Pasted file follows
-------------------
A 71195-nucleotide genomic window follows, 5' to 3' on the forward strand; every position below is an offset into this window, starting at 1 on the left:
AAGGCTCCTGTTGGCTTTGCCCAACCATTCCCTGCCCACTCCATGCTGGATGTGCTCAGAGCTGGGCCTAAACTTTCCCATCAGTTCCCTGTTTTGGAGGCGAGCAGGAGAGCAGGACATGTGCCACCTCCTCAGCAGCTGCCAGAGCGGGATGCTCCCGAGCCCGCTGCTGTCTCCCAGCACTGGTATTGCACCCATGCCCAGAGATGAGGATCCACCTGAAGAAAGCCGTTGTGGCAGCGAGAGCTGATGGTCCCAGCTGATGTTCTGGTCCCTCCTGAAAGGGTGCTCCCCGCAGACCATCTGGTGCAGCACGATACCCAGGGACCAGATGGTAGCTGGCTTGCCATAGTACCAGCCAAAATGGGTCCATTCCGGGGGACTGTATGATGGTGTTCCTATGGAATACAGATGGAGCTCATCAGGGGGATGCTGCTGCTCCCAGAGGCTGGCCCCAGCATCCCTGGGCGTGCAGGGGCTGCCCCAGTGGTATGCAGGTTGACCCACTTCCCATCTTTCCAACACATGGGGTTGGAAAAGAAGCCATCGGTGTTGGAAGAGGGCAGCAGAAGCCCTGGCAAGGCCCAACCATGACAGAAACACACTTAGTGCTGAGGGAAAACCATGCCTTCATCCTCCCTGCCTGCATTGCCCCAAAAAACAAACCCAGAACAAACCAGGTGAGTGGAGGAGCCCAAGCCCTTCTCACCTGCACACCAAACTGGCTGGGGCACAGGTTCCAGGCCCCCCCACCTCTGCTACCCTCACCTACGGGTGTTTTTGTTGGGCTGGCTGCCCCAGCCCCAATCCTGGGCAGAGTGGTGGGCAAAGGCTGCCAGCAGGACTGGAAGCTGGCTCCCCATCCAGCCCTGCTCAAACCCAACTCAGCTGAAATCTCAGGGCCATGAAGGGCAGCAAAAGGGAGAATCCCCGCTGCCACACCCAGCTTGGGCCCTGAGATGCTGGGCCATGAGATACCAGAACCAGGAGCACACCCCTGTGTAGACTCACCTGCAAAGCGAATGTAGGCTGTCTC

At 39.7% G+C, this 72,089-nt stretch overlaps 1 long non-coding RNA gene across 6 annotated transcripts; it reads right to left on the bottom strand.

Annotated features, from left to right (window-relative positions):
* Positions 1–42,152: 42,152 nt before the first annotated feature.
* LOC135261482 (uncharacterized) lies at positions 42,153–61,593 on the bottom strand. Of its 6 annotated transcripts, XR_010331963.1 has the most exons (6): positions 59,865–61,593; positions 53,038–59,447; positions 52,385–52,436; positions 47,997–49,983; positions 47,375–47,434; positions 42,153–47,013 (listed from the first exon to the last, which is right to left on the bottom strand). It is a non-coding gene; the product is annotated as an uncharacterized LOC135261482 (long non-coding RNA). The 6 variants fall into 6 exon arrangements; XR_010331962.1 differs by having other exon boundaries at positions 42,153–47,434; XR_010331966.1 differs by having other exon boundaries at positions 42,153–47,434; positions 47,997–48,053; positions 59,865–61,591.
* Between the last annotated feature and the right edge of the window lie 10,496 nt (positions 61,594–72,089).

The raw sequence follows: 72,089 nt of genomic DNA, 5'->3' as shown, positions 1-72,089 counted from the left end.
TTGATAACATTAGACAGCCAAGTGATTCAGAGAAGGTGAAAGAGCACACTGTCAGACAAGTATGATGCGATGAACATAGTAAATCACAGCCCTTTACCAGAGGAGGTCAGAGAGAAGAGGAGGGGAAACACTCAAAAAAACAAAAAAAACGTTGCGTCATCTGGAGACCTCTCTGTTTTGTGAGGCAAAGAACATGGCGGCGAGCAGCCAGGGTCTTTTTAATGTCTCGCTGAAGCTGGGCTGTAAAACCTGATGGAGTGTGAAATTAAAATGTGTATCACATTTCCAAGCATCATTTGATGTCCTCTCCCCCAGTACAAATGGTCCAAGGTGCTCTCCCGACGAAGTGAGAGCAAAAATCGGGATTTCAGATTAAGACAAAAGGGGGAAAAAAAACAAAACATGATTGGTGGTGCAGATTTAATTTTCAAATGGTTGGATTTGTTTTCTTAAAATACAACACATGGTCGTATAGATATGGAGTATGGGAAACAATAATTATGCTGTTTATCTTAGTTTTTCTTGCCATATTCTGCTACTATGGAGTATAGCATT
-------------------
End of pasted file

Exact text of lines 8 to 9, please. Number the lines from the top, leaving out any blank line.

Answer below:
The raw sequence follows: 72,089 nt of genomic DNA, 5'->3' as shown, positions 1-72,089 counted from the left end.
TTGATAACATTAGACAGCCAAGTGATTCAGAGAAGGTGAAAGAGCACACTGTCAGACAAGTATGATGCGATGAACATAGTAAATCACAGCCCTTTACCAGAGGAGGTCAGAGAGAAGAGGAGGGGAAACACTCAAAAAAACAAAAAAAACGTTGCGTCATCTGGAGACCTCTCTGTTTTGTGAGGCAAAGAACATGGCGGCGAGCAGCCAGGGTCTTTTTAATGTCTCGCTGAAGCTGGGCTGTAAAACCTGATGGAGTGTGAAATTAAAATGTGTATCACATTTCCAAGCATCATTTGATGTCCTCTCCCCCAGTACAAATGGTCCAAGGTGCTCTCCCGACGAAGTGAGAGCAAAAATCGGGATTTCAGATTAAGACAAAAGGGGGAAAAAAAACAAAACATGATTGGTGGTGCAGATTTAATTTTCAAATGGTTGGATTTGTTTTCTTAAAATACAACACATGGTCGTATAGATATGGAGTATGGGAAACAATAATTATGCTGTTTATCTTAGTTTTTCTTGCCATATTCTGCTACTATGGAGTATAGCATT